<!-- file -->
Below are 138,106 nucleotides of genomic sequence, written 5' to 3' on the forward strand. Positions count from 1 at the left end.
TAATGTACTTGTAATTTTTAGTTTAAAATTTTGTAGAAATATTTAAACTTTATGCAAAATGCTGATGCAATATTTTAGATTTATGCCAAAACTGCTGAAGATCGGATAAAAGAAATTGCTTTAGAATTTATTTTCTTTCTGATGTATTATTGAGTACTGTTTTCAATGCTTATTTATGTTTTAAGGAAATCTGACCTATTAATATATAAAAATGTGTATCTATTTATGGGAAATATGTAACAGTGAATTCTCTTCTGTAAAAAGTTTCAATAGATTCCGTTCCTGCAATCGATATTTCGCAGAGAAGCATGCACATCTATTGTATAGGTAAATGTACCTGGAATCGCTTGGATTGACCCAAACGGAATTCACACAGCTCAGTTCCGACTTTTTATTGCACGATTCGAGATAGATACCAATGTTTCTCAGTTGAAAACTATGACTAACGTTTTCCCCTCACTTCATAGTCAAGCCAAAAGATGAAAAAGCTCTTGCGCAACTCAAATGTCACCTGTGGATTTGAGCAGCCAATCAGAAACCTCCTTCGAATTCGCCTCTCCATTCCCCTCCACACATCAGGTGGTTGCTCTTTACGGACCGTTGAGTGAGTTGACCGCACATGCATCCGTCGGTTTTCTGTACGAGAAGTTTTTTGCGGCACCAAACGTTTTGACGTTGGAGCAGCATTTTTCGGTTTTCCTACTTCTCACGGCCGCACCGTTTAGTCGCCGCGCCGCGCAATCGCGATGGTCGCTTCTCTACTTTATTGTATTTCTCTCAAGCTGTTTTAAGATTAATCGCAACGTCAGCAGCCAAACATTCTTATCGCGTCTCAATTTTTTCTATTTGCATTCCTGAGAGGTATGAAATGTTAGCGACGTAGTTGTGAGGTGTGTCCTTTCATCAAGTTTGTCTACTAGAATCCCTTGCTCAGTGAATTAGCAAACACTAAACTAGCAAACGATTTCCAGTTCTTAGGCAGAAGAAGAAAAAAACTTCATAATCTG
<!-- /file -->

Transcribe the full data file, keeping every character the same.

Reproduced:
Below are 138,106 nucleotides of genomic sequence, written 5' to 3' on the forward strand. Positions count from 1 at the left end.
TAATGTACTTGTAATTTTTAGTTTAAAATTTTGTAGAAATATTTAAACTTTATGCAAAATGCTGATGCAATATTTTAGATTTATGCCAAAACTGCTGAAGATCGGATAAAAGAAATTGCTTTAGAATTTATTTTCTTTCTGATGTATTATTGAGTACTGTTTTCAATGCTTATTTATGTTTTAAGGAAATCTGACCTATTAATATATAAAAATGTGTATCTATTTATGGGAAATATGTAACAGTGAATTCTCTTCTGTAAAAAGTTTCAATAGATTCCGTTCCTGCAATCGATATTTCGCAGAGAAGCATGCACATCTATTGTATAGGTAAATGTACCTGGAATCGCTTGGATTGACCCAAACGGAATTCACACAGCTCAGTTCCGACTTTTTATTGCACGATTCGAGATAGATACCAATGTTTCTCAGTTGAAAACTATGACTAACGTTTTCCCCTCACTTCATAGTCAAGCCAAAAGATGAAAAAGCTCTTGCGCAACTCAAATGTCACCTGTGGATTTGAGCAGCCAATCAGAAACCTCCTTCGAATTCGCCTCTCCATTCCCCTCCACACATCAGGTGGTTGCTCTTTACGGACCGTTGAGTGAGTTGACCGCACATGCATCCGTCGGTTTTCTGTACGAGAAGTTTTTTGCGGCACCAAACGTTTTGACGTTGGAGCAGCATTTTTCGGTTTTCCTACTTCTCACGGCCGCACCGTTTAGTCGCCGCGCCGCGCAATCGCGATGGTCGCTTCTCTACTTTATTGTATTTCTCTCAAGCTGTTTTAAGATTAATCGCAACGTCAGCAGCCAAACATTCTTATCGCGTCTCAATTTTTTCTATTTGCATTCCTGAGAGGTATGAAATGTTAGCGACGTAGTTGTGAGGTGTGTCCTTTCATCAAGTTTGTCTACTAGAATCCCTTGCTCAGTGAATTAGCAAACACTAAACTAGCAAACGATTTCCAGTTCTTAGGCAGAAGAAGAAAAAAACTTCATAATCTG